An Elementary Federal Budget Planner

by John on November 11, 2010

There’s been so much talk about deficits and the budget, I’ve decided to come up with a visual Federal Budget Planner, using basic stuff you can find around the house so that children and students can understand what the grownups, especially those people who wear tea bags and tri-cornered hats, are so upset about. It will also be useful for politicians, pundits who are trying to get the politicians to tell them what they are going to do about the budgets and deficits and everyone else who is worried about them, or needs some basis in fact for talking about it.  If we let people in Washington just hack away programs, the mantra for voters at the next election will be,  “That’s not what we meant.”,  so it is important to understand how the Budget Planner game is played. See if you can get your teacher to play the game with your class.

Gather up the tools to get started.  Click on the images for a larger version.

Got all your stuff ready?  Next, print out the following image as large as you can.

Now, we’re ready to start cutting the budget.  Cut out all the solid boxes above the zero line out of the paper, leaving a square window.  Make sure you leave the numbers on the left.  Glue the paper with the hole onto a second sheet of paper so you can glue the boxes back in when you have cut them down to size.  The next step is cut across each box to take off what you think we can save and still keep the country running.  You can use a ruler and figure out how many inches per trillion dollars to tell you how much to cut.  You can start out simply doing one year at a time.  Figure out what will go away if you make the cuts.

If you just make cuts across the board to balance the budget with the revenues, you’ll cut everything by about a third…and things just won’t work and there will be hundreds of thousands more people unemployed. You might ask your grandparents if it is a good idea to cut social security, or ask your teacher about what she thinks about the cuts.  Discretionary spending is what the President decides to put in the budget.  If it is mandatory, then our elected officials have to change the law.  This can cause a lot of fights in Washington.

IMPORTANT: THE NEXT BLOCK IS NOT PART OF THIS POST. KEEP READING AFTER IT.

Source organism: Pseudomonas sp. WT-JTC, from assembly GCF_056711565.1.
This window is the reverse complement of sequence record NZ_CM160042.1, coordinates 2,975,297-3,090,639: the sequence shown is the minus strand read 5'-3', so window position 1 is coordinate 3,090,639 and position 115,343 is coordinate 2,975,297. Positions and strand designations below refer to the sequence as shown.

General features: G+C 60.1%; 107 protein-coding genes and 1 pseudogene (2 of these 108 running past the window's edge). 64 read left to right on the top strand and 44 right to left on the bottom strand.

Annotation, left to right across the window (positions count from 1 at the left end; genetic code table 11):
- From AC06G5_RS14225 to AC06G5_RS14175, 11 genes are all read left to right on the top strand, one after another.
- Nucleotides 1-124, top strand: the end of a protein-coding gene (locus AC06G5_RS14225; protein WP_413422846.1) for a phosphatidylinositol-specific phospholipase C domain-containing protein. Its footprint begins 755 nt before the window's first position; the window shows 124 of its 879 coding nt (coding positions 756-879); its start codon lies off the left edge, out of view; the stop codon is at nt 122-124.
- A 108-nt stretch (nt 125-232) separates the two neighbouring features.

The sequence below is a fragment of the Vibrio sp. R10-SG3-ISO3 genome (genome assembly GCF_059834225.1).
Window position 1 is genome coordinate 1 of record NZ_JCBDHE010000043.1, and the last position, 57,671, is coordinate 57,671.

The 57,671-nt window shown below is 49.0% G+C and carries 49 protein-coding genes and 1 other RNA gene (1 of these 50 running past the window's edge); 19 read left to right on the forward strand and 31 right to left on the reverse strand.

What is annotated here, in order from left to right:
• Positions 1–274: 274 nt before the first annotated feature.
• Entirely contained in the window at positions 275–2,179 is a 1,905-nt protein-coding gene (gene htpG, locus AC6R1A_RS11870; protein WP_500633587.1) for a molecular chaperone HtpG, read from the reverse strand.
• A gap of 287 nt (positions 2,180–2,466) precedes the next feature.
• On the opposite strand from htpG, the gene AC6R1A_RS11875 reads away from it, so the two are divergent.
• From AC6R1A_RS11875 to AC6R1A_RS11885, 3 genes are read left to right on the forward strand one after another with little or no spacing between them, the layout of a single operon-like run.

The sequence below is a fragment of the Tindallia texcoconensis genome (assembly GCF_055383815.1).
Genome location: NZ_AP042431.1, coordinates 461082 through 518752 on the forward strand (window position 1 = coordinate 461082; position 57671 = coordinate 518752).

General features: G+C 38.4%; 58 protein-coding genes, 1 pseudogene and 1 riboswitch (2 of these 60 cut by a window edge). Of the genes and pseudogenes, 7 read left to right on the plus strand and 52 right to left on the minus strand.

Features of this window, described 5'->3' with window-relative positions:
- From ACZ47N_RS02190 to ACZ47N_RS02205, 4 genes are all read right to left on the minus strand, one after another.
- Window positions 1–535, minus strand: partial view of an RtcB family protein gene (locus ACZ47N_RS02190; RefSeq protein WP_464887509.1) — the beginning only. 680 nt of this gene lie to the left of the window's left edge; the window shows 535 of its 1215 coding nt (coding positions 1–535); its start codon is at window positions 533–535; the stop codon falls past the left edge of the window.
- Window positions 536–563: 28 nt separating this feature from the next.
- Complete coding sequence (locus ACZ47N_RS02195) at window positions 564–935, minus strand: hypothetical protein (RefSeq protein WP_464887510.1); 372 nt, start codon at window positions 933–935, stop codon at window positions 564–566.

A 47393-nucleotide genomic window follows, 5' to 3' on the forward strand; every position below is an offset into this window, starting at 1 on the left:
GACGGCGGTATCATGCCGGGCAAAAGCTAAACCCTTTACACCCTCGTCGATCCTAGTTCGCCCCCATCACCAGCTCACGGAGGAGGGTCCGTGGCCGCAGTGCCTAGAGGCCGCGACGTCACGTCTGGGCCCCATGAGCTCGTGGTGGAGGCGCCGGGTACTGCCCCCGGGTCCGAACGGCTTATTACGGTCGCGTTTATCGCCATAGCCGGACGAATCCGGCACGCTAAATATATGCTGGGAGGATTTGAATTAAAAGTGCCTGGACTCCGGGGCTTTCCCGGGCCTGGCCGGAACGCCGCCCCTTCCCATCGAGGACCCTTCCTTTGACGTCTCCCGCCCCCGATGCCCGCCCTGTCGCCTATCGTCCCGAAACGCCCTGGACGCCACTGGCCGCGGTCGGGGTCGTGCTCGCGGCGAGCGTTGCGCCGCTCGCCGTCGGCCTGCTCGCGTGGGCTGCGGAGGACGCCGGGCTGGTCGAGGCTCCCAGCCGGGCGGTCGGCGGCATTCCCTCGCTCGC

Before you begin, here are a few things to  consider.   The green box at the bottom shows things that contributed to the deficit. Anything you can cut out of the green stuff ( which is shown year by year) lets you move the revenues upwards. That’s the line at $2.56 trillion on the left side of the budget, which is what we pay in taxes.  For instance, if you cut out the unpaid-for wars and the Bush tax cuts, you could move that line up to nearly $3 trillion.  If you put in any more new tax cuts, which is what a lot of people in Washington want to do, that will move the revenue line down. Way back in the 80’s the Government started cutting taxes on the rich and said we would get more revenues than the tax cuts cost. They called this the “Trickle Down ” theory.  These people will get really mad if you ask them why you can’t raise revenues to help balance the budget, but it’s a good question. (If a grown up tells you the Trickle Down theory works, ask him to prove it. The country has been trying it  for over 30 years with no luck) Fixing the economy would also move the revenues up by about $400 billion this year but this always takes time. If you have a really good way to quickly fix the deficit caused by the bad economy, please  write as soon as possible to President Obama and your Congressman and Senator to let them know how it works.

To help you get started, the graphic has colored boxes that represent what we are spending in the current Federal Budget.  It’s a good place to start. Cut off as many billions as you feel is OK from each box, and then glue them back into the right place on the graphic.  The object of the game is to make sure that whatever is in these boxes after you have cut them down to size and glued in place fits below the revenue line.

You got everything to fit?  The economy hasn’t crashed?  Grandparents not mad at you?

Congratulations!  You’ve balanced the federal budget!  You’ve won!  And God bless America.

P.S.  Once you have played the game, especially if you cut a lot out of programs that your family uses and likes, like Social Security and grandparents,college loans for a brother or sister, or maybe Medicare, or maybe you know people who have lost their jobs and are on food stamps, you will see that it is not easy.  President Clinton was the last president to balance the budget and he did it when the economy was doing well.

This game is very basic, but it’s purpose is to show that you can’t ignore the facts and  just chant slogans and wave your arms around and hope to solve the country’s problems, which is what way too many supposed grownups are doing in Washington and especially on TV.

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